Iain Buxton was born in Buckinghamshire England in 1950 to David and Lesley Buxton who met in North Africa while both served in the Royal Air Force during WWII.
Iain emigrated from England to the United States in 1961 on the Queen Mary and grew up in California and attended the University of California, San Diego where he was an undergraduate research assistant with Dr. Gordon Sato whose research in hormone-dependent cell growth was important in our early understanding of breast cancer. Iain presented his first research paper at the age of nineteen.
After graduating from the University of California San Diego, Iain was appointed as research assistant at the Salk Institute for Biological Studies in La Jolla and worked in the laboratory of Nobel laureate Dr. Robert Holley exploring cellular growth control.
The years at the Salk were particularly influential on Iain who would attend Cancer Control Group meetings with Salk regulars Renato Dulbecco (Nobel 1975) and Roger Guillemin (Nobel 1977) and summer visitors like James Watson (Nobel 1962) and Gennard Matrone among many others. While a lowly research assistant at the time, these experiences were inspiring. Iain’s talents as an experimentalist were noticed by Gennard Matrone, Chair of Biochemistry at North Carolina State University in Raleigh who recruited Iain to come to the graduate program at NCSU for his PhD training in Biochemistry.
As a graduate student, Iain assisted in the first report of the purification of the cholinesterase enzyme critical to the regulation of the nervous system (Biochem J. 1974). By this time, Buxton’s research interests had made him acutely aware of the field of pharmacology, the study of the actions of drugs and chemicals on the human body. Buxton attended the University of the Pacific to study Pharmacology graduating in 1978. Dr. Buxton returned to San Diego where he was a clinical resident at the Veterans Affairs Medical Center and later, Director of the Investigational Drug Studies program at the same institution. In 1981, Dr. Buxton joined the UCSD Department of Medicine, as a cardiology fellow.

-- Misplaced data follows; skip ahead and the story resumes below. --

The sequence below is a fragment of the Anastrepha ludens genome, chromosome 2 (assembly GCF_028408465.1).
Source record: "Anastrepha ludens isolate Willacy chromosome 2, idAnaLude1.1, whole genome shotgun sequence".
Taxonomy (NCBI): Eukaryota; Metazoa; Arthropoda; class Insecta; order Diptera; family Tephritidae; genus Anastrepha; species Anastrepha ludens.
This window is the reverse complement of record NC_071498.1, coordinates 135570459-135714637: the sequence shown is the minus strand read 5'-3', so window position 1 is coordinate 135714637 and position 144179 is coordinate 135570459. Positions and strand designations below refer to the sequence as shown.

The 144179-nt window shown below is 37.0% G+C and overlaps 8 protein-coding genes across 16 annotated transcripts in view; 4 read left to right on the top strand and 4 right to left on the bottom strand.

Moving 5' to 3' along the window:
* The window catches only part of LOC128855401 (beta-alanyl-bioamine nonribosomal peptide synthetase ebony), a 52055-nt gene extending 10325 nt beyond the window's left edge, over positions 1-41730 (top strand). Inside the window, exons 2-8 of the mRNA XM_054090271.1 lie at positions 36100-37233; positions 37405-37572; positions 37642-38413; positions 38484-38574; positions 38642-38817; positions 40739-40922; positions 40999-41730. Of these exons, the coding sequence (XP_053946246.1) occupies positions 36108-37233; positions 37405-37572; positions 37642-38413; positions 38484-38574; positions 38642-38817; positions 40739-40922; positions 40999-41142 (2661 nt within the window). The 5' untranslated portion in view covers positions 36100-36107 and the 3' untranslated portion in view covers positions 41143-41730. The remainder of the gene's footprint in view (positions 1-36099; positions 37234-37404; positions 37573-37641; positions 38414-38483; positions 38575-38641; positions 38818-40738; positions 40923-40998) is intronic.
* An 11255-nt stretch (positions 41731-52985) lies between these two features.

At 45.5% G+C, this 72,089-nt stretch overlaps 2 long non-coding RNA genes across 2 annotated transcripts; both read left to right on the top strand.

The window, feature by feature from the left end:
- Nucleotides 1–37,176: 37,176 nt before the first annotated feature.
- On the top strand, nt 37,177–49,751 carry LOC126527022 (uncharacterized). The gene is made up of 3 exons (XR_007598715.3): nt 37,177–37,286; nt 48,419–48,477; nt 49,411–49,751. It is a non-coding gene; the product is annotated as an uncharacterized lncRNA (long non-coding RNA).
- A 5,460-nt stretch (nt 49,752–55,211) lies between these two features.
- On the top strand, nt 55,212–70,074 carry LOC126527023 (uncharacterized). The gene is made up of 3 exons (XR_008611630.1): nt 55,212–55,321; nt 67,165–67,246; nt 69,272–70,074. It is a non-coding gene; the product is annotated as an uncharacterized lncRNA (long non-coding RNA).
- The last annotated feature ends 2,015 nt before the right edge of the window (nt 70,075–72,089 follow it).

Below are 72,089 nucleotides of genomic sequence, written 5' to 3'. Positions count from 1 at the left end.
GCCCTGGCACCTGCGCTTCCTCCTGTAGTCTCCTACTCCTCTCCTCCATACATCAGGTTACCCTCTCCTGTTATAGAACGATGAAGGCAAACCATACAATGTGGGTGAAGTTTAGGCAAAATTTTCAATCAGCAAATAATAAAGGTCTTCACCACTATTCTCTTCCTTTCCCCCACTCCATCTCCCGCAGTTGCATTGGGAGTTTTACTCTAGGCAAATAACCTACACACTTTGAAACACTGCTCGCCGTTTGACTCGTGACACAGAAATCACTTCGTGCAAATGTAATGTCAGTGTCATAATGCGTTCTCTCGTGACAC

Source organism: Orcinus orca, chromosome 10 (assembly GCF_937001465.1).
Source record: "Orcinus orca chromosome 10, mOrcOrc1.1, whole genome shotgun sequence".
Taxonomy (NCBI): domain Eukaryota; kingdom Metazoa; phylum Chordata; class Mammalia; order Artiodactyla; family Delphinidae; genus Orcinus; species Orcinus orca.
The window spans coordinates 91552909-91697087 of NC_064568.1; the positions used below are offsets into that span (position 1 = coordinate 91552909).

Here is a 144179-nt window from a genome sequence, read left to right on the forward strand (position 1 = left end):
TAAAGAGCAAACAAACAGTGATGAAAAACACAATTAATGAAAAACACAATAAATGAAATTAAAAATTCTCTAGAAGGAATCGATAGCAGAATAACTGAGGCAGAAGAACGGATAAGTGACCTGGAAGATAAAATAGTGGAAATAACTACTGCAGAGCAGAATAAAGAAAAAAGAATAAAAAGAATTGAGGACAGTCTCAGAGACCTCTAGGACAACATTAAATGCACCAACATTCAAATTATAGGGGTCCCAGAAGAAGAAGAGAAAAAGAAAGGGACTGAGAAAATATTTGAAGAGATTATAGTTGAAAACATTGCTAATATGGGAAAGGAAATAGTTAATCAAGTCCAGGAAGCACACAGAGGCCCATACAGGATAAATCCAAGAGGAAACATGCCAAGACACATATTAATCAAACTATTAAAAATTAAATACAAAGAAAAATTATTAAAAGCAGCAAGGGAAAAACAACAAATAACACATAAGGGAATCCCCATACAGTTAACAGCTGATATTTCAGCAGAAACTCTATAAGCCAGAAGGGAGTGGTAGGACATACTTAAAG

In 1984, Dr. Buxton received a National Institutes of Health New Investigator Award (R23) and joined the faculty at the University of California San Diego as an Assistant Research Pharmacologist. In 1985, Dr. Buxton joined the Department of Pharmacology at the University of Nevada as an Assistant Professor. Dr. Buxton was immediately successful in Nevada and rose rapidly to become a tenured Associate professor in 1989 and Full professor in 1995. In 2008, Dr. Buxton was named UNR Outstanding Researcher of the Year and in 2011, was named Regents Professor. Today, Buxton is Foundation Professor and Chair of Pharmacology, jointly appointed in the Department of Obstetrics & Gynecology as Clinical Professor and a past member of the Integrated Clinical Services Board of Directors.
Most recently, Buxton founded ExCyte Therapeutics to move his intellectual property toward therapeutic development. Dr. Buxton has published numerous research articles and text book chapters. He is funded to conduct preclinical research in preterm labor and is internationally recognized for his research challenging the current dogma regarding the actions of nitric oxide in myometrial smooth muscle. With funding from the National Institute of Child Health and Human Development, Dr. Buxton’s group at Nevada is pursuing studies to discover the regulation of protein nitrosations that signal uterine quiescence in women. These efforts are aimed at treatments that would prevent spontaneous preterm birth a potentially devastating outcome with no effective treatments that explains three-quarters of infant mortality and morbidity. In a parallel effort aimed at breast cancer, Buxton is addressing the problem of metastatic spread by examining the actions of exosomes to prime the metastatic niche.